Salt Water New England
We at Cordings became aware of Salt Water New England, created by Muffy Aldrich a few years ago. Beautifully written with evocative photography, it is the perfect place to spend a relaxing hour. Covering all aspects of Connecticut living; the towns, history, shore and style. Muffy shares our ethos of understated quality, an appreciation of timeless clothing and of course outdoor living. We sat down with her for a virtual afternoon tea (with scones!) and asked her about her style and living in New England.
What inspired you to start your blog?
It was becoming harder and harder to find good classic clothes. This was at the time when a lot of US clothing companies, large and small, were firing their domestic suppliers and outsourcing to China. So I started a blog, originally called The Daily Prep and then Salt Water New England. My goal was to find and show great clothes, as well as favourite activities and locations. And far too many Volvos.
A decade later, the demographics of quite a few of the readers have surprised me. From what I have seen, there is a new generation of younger clothing buyers that are rejecting the current trends of fast fashion or hoodies and sweatpants. I think this is for a variety of reasons. For some, they take genuine pleasure and joy in well-made and lovely clothes with character, akin to the way people enjoy cooking or music. For other readers, the right wardrobe improves their stature at work. Business casual has removed the default of the suit, but many find that certain clothes convey their high standards.
Still other readers are worried about the environmental impact of current practices, and don’t want to be surrounded with too much stuff. They want to be deliberate about clothes the way they have tried to be deliberate in other aspects of their life. Regardless, most of the readers are aligned around principles. Rather than buying for the season, they want to buy for the decade, or more. They prefer understated to loud, and would rather improve the scene than try to be the centre of every photograph. They know longevity in clothes is not just a matter of construction, but taste and versatility as well.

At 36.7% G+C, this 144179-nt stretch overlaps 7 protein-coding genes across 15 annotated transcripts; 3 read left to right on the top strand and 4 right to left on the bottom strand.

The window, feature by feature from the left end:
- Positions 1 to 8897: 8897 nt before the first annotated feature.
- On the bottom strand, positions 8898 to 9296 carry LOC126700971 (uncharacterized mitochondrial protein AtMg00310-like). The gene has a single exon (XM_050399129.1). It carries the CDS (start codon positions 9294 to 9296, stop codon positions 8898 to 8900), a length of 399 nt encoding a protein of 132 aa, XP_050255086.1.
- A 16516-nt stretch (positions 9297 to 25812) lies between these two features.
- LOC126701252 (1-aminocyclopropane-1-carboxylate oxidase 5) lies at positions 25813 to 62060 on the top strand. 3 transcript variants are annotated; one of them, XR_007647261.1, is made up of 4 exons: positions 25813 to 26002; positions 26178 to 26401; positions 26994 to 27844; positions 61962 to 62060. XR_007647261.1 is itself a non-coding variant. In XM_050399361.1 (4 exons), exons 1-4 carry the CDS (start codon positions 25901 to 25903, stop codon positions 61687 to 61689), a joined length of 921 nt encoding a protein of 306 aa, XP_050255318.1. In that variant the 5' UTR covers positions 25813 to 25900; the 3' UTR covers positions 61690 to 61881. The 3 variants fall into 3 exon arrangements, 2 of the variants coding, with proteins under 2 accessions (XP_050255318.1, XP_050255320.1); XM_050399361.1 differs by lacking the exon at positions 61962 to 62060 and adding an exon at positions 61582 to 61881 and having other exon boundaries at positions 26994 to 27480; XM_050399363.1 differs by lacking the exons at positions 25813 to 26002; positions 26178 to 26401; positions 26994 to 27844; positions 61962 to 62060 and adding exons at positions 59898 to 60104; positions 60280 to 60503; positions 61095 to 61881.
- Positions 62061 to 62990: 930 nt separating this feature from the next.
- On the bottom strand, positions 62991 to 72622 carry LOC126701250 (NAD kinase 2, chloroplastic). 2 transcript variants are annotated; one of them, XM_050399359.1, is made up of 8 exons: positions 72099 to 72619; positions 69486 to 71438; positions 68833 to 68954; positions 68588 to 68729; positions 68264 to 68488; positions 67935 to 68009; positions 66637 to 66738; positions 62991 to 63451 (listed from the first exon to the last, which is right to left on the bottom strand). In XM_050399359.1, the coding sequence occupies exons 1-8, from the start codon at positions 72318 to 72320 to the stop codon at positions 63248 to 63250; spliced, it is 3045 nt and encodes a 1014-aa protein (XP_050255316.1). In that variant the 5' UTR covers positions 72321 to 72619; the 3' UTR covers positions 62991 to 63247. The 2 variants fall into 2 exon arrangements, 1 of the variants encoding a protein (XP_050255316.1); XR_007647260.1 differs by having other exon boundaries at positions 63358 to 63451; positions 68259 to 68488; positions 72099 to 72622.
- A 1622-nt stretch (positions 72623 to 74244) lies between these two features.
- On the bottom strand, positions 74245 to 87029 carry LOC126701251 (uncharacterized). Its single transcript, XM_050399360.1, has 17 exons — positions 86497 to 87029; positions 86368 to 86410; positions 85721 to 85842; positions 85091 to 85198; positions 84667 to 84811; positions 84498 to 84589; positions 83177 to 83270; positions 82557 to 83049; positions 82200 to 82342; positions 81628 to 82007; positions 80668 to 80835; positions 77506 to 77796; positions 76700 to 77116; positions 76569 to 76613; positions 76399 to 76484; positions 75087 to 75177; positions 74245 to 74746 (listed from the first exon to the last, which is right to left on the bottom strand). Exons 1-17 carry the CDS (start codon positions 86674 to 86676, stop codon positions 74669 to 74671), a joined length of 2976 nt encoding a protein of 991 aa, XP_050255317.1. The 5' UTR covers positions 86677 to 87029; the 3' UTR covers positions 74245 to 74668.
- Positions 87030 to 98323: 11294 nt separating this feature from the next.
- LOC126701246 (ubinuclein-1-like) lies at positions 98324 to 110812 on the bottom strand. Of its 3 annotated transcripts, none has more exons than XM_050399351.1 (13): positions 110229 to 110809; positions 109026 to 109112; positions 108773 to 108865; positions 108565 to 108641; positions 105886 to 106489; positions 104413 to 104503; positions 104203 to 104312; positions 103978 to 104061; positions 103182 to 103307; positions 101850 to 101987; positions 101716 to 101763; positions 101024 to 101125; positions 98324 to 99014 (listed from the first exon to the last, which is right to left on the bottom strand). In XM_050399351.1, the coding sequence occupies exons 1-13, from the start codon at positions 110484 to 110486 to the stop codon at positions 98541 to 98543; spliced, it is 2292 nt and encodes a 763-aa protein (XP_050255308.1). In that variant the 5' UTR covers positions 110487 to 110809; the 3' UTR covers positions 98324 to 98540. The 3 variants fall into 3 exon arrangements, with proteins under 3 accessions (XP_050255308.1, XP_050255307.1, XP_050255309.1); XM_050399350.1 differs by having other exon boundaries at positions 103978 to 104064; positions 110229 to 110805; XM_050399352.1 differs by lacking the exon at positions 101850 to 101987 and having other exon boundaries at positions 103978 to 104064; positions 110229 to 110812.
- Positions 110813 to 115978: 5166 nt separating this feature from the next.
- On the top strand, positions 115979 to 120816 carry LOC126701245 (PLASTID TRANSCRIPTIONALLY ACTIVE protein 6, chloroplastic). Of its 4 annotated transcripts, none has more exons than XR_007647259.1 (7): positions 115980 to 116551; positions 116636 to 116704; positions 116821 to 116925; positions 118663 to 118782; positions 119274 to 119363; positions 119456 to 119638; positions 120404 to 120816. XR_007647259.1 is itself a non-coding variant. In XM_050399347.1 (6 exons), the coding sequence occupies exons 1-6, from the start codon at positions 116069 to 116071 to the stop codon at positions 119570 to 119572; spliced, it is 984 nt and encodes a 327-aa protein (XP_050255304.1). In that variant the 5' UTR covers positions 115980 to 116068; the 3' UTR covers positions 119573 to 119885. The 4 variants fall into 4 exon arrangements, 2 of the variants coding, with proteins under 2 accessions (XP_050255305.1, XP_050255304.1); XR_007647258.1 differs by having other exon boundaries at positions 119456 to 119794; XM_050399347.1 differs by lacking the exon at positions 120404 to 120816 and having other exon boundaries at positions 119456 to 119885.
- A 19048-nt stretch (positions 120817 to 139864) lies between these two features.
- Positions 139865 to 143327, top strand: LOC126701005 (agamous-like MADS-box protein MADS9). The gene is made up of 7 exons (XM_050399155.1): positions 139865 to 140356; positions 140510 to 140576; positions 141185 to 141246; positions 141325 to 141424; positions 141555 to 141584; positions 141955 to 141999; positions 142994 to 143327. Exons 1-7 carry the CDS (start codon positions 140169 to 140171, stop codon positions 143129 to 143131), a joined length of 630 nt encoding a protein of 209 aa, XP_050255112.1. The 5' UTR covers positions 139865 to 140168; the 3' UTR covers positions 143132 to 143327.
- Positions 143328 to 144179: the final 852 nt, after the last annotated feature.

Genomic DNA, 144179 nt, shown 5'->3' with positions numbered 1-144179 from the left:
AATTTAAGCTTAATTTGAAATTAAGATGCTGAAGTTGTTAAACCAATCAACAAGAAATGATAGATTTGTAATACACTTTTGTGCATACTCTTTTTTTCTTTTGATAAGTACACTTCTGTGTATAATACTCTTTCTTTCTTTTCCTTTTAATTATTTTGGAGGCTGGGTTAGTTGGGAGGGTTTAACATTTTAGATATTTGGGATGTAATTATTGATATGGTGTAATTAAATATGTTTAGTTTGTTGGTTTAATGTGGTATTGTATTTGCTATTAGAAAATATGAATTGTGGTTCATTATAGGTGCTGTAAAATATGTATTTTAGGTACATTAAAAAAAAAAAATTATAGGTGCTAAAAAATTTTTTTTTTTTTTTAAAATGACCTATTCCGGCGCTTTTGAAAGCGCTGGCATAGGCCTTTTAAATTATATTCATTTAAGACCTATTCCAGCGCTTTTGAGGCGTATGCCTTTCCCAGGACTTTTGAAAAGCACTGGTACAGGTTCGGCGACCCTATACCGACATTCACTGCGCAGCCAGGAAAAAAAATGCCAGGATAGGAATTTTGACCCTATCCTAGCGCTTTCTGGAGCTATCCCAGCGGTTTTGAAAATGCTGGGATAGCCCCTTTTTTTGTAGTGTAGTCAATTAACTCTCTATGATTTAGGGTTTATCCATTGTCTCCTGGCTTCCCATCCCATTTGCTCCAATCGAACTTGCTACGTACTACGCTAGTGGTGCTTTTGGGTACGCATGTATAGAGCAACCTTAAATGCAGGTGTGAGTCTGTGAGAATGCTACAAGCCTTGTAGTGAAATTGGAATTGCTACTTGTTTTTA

There seems to be a resonance between New England and traditional British style, would you agree? Do you think British style has been an inspiration for the preppy look? The values of dressing in style rather than following fashion seem to be shared by both.
British style is absolutely necessary. For some context, here is my take on what has defined the classic look of Salt Water New England, which may overlap slightly with how things actually happened.
For a combination of reasons, a wonderful style emerged in the 1950s around the southeast coast of Connecticut. It was influenced by the wealth and access of New York; great schools; and the culture of so many early settled New England towns with strong British roots. The clothes were often bright and casual but still substantive and well made, much of which was sourced from local manufacturers. This style was immortalized in many classic New Yorker covers that were done under the art direction of James Geraghty, whom we should really blame for the later trendiness of preppy.
Heading up the coast, New Haven fully embraced a variation of this, and of course so did the Boston area. The parents of so many prep school students bought locally-made leather shoes, Camp Mocs (a type of Moccasin – Cordings) and Bluchers (similar to an Oxford – Cordings), in Maine on the way home from summer camp. This look was eventually re-interpreted and mass marketed, to mixed degrees of accuracy, by the “preppy” books of the early 1980s. At its most dreary, it has become completely derivative and even interchangeable with Americana. But at its best, it has and does draw heavily from British style. (It would surprise people how influential the culture of the British that originally settled New England still is. I have a great many British ancestors, mostly from East Anglia, who came here in the 1600s and habits and tastes are passed down over generations, both good and bad!)
How would you describe your own personal style?